Ralph's choices for many turns was a) attempt to rally from disorder/broken or b) fire disordered with half dice. His best shooters spent most of the game firing—or attempting to fire—while disordered, thus diminishing the harm he might inflict on me. Even while rolling all 12 dice, Ralph's firing was less than stellar. Only one of my units went to half strength (the heroic Skirmishers of the the Dunny) and there were only a few times that I took off more than one figure casualty from shooting at a time.

The game went to 10 turns. In the last couple turns, things went badly for Ralph. The Line Infantry unit his leader was attached to finally went away after 50% casualties and a bad morale roll. He was left with 10 points of units, one unit was at half-strength and broken. I still had 16 points on the table, with one unit at half strength, the heroic Skirmishers. My Light Infantry had been in the thick of it and dealt out a lot of punishment, taking in turn only three casualties. The 23rd Fusiliers were just observers, although my officer who was with the unit provided an essential +1 to morale and activation more than a few times—just not to his own unit.

Bold defenders of the hill—and that other unit...

Saturday, January 11, 2020

1672: Les messieurs de la France

It's been a long time since I started the 1672 project, with a very different end in view. So, I look with some satisfaction on the fact that I've been able to get a lot done in the last two months. I've gone from a box full of neglected unpainted lead and a few partially-painted minis to several units ready to game—in fact, for The Pikeman's Lament I have more than enough French painted to make a 24-point company, with more in the works.

The first unit I completed was 12 pikemen that I started sometime in 2012. After nearly 8 years languishing in obscurity, they're suddenly the stand of pikes for Le Régiment Picardie.

The only uniform information I have specifically for 1672 is from the Osprey book on the army of Louis XIV, which says that the men of Picardie wore gray uniforms with gray cuffs. The green-brown trousers, red hose, and red aiguillettes are just my own fancy.

As I was completing the pikes, I started two 6-figure units of grenadiers, one for Picardie and one for the next French regiment, Normandie, who are also in gray/gray, but I've given them differently colored trousers, hose, and lace. I've only completed the grenadiers for Picardie at this point, but the Normandie grenadiers are close behind. I'll field them as some variation of Forlorn Hope in The Pikeman's Lament.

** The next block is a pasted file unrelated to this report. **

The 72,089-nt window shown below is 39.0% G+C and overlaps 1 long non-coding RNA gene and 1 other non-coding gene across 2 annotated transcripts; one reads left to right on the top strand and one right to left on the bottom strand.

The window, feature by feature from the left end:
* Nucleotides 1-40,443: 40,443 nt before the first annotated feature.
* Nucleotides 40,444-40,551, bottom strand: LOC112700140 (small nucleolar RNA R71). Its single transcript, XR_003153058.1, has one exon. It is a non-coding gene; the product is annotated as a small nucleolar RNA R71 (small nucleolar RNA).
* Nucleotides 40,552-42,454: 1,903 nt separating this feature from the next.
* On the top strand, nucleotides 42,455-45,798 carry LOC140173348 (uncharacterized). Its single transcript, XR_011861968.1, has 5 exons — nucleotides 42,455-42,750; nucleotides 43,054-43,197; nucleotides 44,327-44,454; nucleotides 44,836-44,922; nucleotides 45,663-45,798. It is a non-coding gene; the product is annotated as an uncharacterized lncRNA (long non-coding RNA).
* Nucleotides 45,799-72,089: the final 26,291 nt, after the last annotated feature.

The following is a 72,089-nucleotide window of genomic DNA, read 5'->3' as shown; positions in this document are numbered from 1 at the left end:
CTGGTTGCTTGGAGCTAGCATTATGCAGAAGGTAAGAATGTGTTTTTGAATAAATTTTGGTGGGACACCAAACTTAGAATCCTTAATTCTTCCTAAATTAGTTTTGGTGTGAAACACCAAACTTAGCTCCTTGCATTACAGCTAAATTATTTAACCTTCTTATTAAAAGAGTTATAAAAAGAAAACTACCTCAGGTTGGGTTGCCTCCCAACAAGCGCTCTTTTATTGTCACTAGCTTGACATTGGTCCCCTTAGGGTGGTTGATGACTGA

Along with the pikes and grenadiers, I started three units of Swiss in French service. So far, I've just completed one unit of 12 musketeers. The pikemen, with their heavy armor, and the other musketeers are coming.

With the pikemen of Picardie being done, I dipped into the pile of raw lead and pulled out 24 musketeers—or rather 20 musketeers plus two sergeants and two drummers. Except for the Swiss, who are all musketeers, my shot units will all have some "command" element of a sergeant/officer and drummer.

Another unit I started back in antiquity were some dragoons. In my own rules Pike & Periwig, dragoons were 8-figure units with both dismounted and mounted versions, plus a stand of horses and a horse-holder for when they were dismounted. The Pikeman's Lament doesn't differentiate between mounted and dismounted versions of dragoons; they're a shooty unit that moves fast and can skirmish/evade. I opted to incorporate dismounted, mounted, and riderless horses into my dragoon units. I only have the one unit done, but I'll have three or four by the time I'm finished.

For a bit more firepower (hitting on 4+ at 18"), I have some regimental guns. One is a nice design produced by Old Glory, the other is a galloper produced by Northstar. Not pictured is the one field gun I've completed. In The Pikeman's Lament, these are bruisers (hitting on 3+ and 48"), but entirely immobile except to use a move action to pivot.

Finally, I have one officer painted. The figure is actually l'homme lui-même, Louis XIV from the now-discontinued Phoenix Miniatures range, which produced the first 1672 Spanish troops for Northstar (which I also have several of—stay tuned).

It's a nice collections so far, but there's much to do before the game I'm running at our annual convention Enfilade! in May.

Under the brush at the present time are the Normandie grenadiers and the Swiss mentioned above and a 6-figure unit of cavalry for the French. I've got two musketeer units and a pike unit under way for the English (painting Dumbarton's regiment in green facings, although there was also a regiment with these colors in the Anglo-Scots brigade serving under the Dutch) plus a regimental gun for the English. There are also some units I started a long time ago for Austrians. I'm waiting until I receive my Helion book on the Imperial army before I get back to those. It's been 8 years since I last touched them; they'll keep.